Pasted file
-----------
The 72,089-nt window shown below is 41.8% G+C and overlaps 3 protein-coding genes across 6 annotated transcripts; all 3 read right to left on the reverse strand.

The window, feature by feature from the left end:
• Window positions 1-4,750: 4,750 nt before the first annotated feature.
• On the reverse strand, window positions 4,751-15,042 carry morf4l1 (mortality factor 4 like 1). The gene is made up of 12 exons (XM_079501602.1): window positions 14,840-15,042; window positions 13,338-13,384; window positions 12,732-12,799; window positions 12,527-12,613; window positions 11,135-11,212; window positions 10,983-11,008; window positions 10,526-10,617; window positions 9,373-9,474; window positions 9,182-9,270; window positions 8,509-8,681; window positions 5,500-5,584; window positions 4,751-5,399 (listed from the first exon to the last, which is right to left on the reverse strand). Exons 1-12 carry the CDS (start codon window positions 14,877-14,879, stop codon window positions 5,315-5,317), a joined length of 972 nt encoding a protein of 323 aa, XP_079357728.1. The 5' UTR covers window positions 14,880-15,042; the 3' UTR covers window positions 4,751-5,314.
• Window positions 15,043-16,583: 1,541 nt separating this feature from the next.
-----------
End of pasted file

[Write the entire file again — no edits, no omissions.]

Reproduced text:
The 72,089-nt window shown below is 41.8% G+C and overlaps 3 protein-coding genes across 6 annotated transcripts; all 3 read right to left on the reverse strand.

The window, feature by feature from the left end:
• Window positions 1-4,750: 4,750 nt before the first annotated feature.
• On the reverse strand, window positions 4,751-15,042 carry morf4l1 (mortality factor 4 like 1). The gene is made up of 12 exons (XM_079501602.1): window positions 14,840-15,042; window positions 13,338-13,384; window positions 12,732-12,799; window positions 12,527-12,613; window positions 11,135-11,212; window positions 10,983-11,008; window positions 10,526-10,617; window positions 9,373-9,474; window positions 9,182-9,270; window positions 8,509-8,681; window positions 5,500-5,584; window positions 4,751-5,399 (listed from the first exon to the last, which is right to left on the reverse strand). Exons 1-12 carry the CDS (start codon window positions 14,877-14,879, stop codon window positions 5,315-5,317), a joined length of 972 nt encoding a protein of 323 aa, XP_079357728.1. The 5' UTR covers window positions 14,880-15,042; the 3' UTR covers window positions 4,751-5,314.
• Window positions 15,043-16,583: 1,541 nt separating this feature from the next.